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New State Law Pushes 2012 Primaries To May

The double primary deal was created by Republicans to handle a timeline situation. Democrats want to put the GOP-drawn map of Ohio’s 16 new Congressional districts before voters next year, so as of right now there’s no map to show the boundaries of those districts because Democrats are still gathering signatures for the ballot. Moving the Congressional and presidential primary to June while leaving all other primaries, including the state legislative and US Senate primary in March solves the problem of an upcoming filing deadline in December – when it’s possible Ohio still won’t have a Congressional district map. But no one’s pleased – not Democratic state representative Connie Pillich of Cincinnati…
“It’s going to make us the laughingstock of the country.”

And not Republican House Speaker Bill Batchelder of Medina, who talked about what he’d like to see done to the second primary.
“Heaved, I think that would be a polite way to handle it.”

The extra primary is expected to cost the state 15 million dollars, and Democrats say it will confuse voters. They wanted both primaries moved to June, but Republicans such as Jay Hottinger of Newark say the double primary is needed because Democrats have created a real problem.
“We still don’t have a map, and I think that’s another reason why we want to keep the primaries separate so that it doesn’t throw into confusion when we’d be able to vote for county commissioners and county auditors and state reps and state senators and that sort of thing.”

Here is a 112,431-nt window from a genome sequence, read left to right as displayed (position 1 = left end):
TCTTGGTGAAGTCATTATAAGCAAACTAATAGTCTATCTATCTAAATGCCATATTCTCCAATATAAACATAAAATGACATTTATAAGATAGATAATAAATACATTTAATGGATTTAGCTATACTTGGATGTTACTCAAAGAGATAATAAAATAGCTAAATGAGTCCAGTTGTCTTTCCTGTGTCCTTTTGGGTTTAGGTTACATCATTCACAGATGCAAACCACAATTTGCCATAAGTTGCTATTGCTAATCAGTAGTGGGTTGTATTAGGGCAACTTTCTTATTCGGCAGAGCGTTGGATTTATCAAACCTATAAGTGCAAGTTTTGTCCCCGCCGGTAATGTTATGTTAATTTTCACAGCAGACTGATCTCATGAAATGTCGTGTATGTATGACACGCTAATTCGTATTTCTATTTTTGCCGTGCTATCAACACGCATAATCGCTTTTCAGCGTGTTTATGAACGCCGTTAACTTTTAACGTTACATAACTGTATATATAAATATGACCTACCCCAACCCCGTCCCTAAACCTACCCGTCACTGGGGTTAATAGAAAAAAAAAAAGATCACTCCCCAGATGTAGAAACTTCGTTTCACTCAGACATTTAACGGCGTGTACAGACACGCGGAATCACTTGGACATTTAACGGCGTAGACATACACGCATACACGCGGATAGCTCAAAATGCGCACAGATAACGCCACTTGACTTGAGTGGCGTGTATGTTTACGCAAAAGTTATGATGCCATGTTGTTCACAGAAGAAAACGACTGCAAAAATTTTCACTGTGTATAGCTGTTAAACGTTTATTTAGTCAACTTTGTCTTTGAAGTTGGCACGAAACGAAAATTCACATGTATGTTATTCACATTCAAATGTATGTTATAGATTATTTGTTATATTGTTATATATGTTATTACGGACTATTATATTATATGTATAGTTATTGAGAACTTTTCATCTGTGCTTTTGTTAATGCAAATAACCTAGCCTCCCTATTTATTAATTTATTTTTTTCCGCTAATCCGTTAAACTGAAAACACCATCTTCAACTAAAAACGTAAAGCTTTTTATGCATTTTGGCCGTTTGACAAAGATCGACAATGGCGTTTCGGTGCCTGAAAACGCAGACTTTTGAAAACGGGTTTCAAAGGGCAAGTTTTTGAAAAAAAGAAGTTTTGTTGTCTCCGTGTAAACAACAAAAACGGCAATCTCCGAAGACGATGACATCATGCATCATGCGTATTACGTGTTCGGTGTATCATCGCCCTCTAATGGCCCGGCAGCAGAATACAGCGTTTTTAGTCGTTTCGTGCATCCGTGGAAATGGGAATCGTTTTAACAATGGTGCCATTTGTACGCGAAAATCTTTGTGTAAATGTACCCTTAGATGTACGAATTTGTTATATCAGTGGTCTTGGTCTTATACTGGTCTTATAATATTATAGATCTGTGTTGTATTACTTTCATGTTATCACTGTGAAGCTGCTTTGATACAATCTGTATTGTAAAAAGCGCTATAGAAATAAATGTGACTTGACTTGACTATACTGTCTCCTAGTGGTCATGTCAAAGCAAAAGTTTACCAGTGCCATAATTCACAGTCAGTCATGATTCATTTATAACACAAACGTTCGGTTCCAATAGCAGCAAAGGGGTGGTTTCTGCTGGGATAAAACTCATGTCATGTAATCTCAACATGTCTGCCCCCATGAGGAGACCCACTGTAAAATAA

And Speaker Batchelder says a bigger problem could be that talks between Republican and Democratic leaders don’t appear to be heading toward a compromise.
“It would be fair to say that, that’s right.”

And some people don’t expect a resolution. Veteran Democratic Youngstown lawmaker Rep. Bob Hagan says what’s going on it – using his words – a “shell game”.
“I’ve never seen it as ugly as it is today. I’ve never seen the games that have been played. I’ve never seen the Republicans try to move us away from what the real issues are facing this state.”

And fellow Democratic Rep. Mike Foley of Cleveland agrees.
”It just seems crazy that we’re in this situation. We understood that they were going to get the majority of the lines – they have the pen, we understood that. But the way they did it was just so screwed up.”

But while Batchelder dislikes the Democrats’ proposed map so much he says Republicans would be better off if a panel of federal judges drew the map, he says he’s still holding out hope that the double primary may not have to happen.

(Question: “If you do get some sort of agreement on new Congressional maps, would you expect to repeal the second June primary?”)
“The thought occurs.”

And while each party is blaming the other for the situation, Batchelder was also critical of the Republican dominated Senate for not taking action on the primary bill, which Senators got in mid-September. Republican Senators had concerns over the bill, which at that point would have moved the Congressional and presidential primary to the date reserved for primaries and special elections in May, not a less standard primary date in June.

Rick Jackson is a senior host and producer at Ideastream Public Media. He hosts the "Sound of Ideas" on WKSU and "NewsDepth" on WVIZ.